Implementing a theory-based intradialytic exercise programme in practice: A quality improvement project

Hannah M.L. Young*, Sushant Jeurkar, Darren R. Churchward, Maurice Dungey, David J. Stensel, Nicolette C. Bishop, Sharlene A. Greenwood, Sally J. Singh, Alice C. Smith, James O. Burton

*Corresponding author for this work

Research output: Contribution to journalArticlepeer-review

8 Citations (Scopus)

Abstract

Background. Research evidence outlines the benefits of intradialytic exercise (IDE), yet implementation into practice has been slow, ostensibly due to a lack of patient and staff engagement. The aim of this quality improvement project was to improve patient outcomes via the introduction of an IDE programme, evaluate patient uptake and sustainability and enhance the engagement of routine haemodialysis (HD) staff with the delivery of the IDE programme. Methods. We developed and refined an IDE programme, including interventions designed to increase patient and staff engagement that were based on the Theoretical Domains Framework (TDF), using a series of ‘Plan, Do, Study, Act’ (PDSA) cycles. The programme was introduced at two UK National Health Service HD units. Process measures included patient uptake, withdrawals, adherence and HD staff involvement. Outcome measures were patient-reported functional capacity, anxiety, depression and symptomology. All measures were collected over 12 months. Results. A total of 95 patients were enrolled in the IDE programme; 64 (75%) were still participating at 3 months, decreasing to 41 (48%) at 12 months. Adherence was high (78%) at 3 months, decreasing to 63% by 12 months. The provision of IDE by HD staff accounted for a mean of 2 (5%) sessions per 3-month time point. Patients displayed significant improvements in functional ability (P ¼ 0.01) and a reduction in depression (P ¼ 0.02) over 12 months, but the effects seen were limited to those who completed the programme. Conclusions. A theory-based IDE programme is feasible and leads to improvement in functional capacity and depression. Sustaining IDE over time is complicated by high levels of patient withdrawal from the programme. Significant change at an organizational level is required to enhance sustainability by increasing HD staff engagement or access to professional exercise support.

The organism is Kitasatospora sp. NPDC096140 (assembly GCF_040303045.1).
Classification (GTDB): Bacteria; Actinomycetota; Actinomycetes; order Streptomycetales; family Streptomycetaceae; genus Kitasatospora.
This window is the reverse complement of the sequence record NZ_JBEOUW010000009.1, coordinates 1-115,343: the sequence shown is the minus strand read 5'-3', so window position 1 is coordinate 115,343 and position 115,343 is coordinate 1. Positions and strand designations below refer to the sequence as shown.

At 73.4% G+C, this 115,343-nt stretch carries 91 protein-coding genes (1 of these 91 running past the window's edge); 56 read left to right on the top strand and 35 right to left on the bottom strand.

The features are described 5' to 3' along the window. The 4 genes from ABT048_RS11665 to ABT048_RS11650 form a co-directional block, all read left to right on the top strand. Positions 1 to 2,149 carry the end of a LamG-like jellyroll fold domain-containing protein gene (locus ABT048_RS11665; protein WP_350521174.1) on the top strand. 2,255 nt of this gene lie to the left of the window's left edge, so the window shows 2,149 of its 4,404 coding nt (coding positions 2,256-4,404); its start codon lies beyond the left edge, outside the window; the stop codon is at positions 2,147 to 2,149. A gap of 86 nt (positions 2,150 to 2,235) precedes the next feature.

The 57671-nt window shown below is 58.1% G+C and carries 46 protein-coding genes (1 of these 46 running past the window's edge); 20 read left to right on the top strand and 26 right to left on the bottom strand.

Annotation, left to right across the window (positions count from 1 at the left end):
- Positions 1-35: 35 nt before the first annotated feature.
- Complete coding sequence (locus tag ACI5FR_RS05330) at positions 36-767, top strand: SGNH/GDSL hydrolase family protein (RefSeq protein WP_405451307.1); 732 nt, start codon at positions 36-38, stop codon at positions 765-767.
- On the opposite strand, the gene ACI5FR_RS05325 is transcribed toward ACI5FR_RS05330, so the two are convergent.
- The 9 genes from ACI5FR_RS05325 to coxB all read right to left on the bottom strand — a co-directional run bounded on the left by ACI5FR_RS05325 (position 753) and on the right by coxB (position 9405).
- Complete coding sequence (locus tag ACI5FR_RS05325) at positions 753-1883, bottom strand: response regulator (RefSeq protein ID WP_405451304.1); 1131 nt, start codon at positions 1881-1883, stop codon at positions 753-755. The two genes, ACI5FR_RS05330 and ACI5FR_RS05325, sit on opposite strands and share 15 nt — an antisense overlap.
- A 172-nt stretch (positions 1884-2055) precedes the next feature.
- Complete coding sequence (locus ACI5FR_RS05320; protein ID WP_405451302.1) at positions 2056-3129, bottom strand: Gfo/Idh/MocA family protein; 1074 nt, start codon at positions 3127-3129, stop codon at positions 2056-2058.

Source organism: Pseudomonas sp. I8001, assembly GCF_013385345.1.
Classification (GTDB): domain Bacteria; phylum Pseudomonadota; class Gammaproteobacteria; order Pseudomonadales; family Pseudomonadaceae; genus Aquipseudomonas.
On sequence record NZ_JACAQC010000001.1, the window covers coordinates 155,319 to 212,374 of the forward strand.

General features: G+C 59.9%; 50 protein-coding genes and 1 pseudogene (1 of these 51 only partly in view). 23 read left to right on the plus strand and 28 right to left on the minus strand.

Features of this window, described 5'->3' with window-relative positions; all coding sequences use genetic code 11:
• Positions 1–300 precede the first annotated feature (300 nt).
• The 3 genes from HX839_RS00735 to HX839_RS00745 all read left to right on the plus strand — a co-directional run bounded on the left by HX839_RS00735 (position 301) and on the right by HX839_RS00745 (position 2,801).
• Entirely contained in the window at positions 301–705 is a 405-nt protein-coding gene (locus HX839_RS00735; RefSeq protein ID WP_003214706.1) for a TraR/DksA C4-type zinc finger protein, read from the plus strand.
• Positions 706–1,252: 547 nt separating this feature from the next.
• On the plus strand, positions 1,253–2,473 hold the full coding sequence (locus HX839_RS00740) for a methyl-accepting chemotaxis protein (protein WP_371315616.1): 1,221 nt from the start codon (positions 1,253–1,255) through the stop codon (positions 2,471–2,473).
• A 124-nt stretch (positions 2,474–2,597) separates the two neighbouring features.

Original languageEnglish
Pages (from-to)832-840
Number of pages9
JournalCKJ: Clinical Kidney Journal
Volume11
Issue number6
DOIs
Publication statusPublished - 2018 Dec 1
Externally publishedYes

ASJC Scopus subject areas

  • Nephrology
  • Transplantation

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